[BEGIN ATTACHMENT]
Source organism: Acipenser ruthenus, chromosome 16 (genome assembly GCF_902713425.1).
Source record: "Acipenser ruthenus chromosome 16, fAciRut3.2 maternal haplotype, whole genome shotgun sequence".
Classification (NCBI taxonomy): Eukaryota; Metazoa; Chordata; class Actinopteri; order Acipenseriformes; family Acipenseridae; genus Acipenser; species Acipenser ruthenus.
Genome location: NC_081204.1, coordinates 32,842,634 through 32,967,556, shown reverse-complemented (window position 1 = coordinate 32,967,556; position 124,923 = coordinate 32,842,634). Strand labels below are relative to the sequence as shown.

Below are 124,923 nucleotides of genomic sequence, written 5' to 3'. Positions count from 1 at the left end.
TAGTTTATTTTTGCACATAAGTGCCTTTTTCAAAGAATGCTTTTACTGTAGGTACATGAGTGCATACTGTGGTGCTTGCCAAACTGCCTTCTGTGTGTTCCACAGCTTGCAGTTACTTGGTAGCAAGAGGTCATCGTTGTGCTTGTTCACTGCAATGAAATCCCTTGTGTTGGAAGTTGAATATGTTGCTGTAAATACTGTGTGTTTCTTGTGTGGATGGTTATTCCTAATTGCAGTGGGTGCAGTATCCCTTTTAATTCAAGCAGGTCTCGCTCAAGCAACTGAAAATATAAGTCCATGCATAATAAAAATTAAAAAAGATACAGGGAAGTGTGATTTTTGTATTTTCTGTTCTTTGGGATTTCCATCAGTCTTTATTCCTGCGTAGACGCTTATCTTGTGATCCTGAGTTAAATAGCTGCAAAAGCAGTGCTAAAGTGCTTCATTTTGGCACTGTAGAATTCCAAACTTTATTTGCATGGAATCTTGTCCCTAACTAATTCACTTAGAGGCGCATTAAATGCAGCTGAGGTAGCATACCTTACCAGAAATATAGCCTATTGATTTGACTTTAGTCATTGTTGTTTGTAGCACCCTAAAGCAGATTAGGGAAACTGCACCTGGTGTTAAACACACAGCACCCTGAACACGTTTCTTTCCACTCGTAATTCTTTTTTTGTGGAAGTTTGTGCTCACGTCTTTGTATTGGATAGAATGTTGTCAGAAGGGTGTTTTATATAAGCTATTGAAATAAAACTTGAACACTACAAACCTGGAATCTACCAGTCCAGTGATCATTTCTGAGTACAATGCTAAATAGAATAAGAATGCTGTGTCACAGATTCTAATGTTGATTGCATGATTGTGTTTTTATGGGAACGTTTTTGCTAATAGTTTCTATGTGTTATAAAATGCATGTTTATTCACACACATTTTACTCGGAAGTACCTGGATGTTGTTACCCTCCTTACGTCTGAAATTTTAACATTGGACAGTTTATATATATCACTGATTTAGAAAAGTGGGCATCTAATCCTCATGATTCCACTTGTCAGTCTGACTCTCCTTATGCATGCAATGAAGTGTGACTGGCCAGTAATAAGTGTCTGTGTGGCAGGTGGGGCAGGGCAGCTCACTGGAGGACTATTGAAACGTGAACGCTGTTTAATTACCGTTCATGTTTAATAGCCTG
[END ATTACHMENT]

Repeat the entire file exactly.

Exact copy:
Source organism: Acipenser ruthenus, chromosome 16 (genome assembly GCF_902713425.1).
Source record: "Acipenser ruthenus chromosome 16, fAciRut3.2 maternal haplotype, whole genome shotgun sequence".
Classification (NCBI taxonomy): Eukaryota; Metazoa; Chordata; class Actinopteri; order Acipenseriformes; family Acipenseridae; genus Acipenser; species Acipenser ruthenus.
Genome location: NC_081204.1, coordinates 32,842,634 through 32,967,556, shown reverse-complemented (window position 1 = coordinate 32,967,556; position 124,923 = coordinate 32,842,634). Strand labels below are relative to the sequence as shown.

Below are 124,923 nucleotides of genomic sequence, written 5' to 3'. Positions count from 1 at the left end.
TAGTTTATTTTTGCACATAAGTGCCTTTTTCAAAGAATGCTTTTACTGTAGGTACATGAGTGCATACTGTGGTGCTTGCCAAACTGCCTTCTGTGTGTTCCACAGCTTGCAGTTACTTGGTAGCAAGAGGTCATCGTTGTGCTTGTTCACTGCAATGAAATCCCTTGTGTTGGAAGTTGAATATGTTGCTGTAAATACTGTGTGTTTCTTGTGTGGATGGTTATTCCTAATTGCAGTGGGTGCAGTATCCCTTTTAATTCAAGCAGGTCTCGCTCAAGCAACTGAAAATATAAGTCCATGCATAATAAAAATTAAAAAAGATACAGGGAAGTGTGATTTTTGTATTTTCTGTTCTTTGGGATTTCCATCAGTCTTTATTCCTGCGTAGACGCTTATCTTGTGATCCTGAGTTAAATAGCTGCAAAAGCAGTGCTAAAGTGCTTCATTTTGGCACTGTAGAATTCCAAACTTTATTTGCATGGAATCTTGTCCCTAACTAATTCACTTAGAGGCGCATTAAATGCAGCTGAGGTAGCATACCTTACCAGAAATATAGCCTATTGATTTGACTTTAGTCATTGTTGTTTGTAGCACCCTAAAGCAGATTAGGGAAACTGCACCTGGTGTTAAACACACAGCACCCTGAACACGTTTCTTTCCACTCGTAATTCTTTTTTTGTGGAAGTTTGTGCTCACGTCTTTGTATTGGATAGAATGTTGTCAGAAGGGTGTTTTATATAAGCTATTGAAATAAAACTTGAACACTACAAACCTGGAATCTACCAGTCCAGTGATCATTTCTGAGTACAATGCTAAATAGAATAAGAATGCTGTGTCACAGATTCTAATGTTGATTGCATGATTGTGTTTTTATGGGAACGTTTTTGCTAATAGTTTCTATGTGTTATAAAATGCATGTTTATTCACACACATTTTACTCGGAAGTACCTGGATGTTGTTACCCTCCTTACGTCTGAAATTTTAACATTGGACAGTTTATATATATCACTGATTTAGAAAAGTGGGCATCTAATCCTCATGATTCCACTTGTCAGTCTGACTCTCCTTATGCATGCAATGAAGTGTGACTGGCCAGTAATAAGTGTCTGTGTGGCAGGTGGGGCAGGGCAGCTCACTGGAGGACTATTGAAACGTGAACGCTGTTTAATTACCGTTCATGTTTAATAGCCTG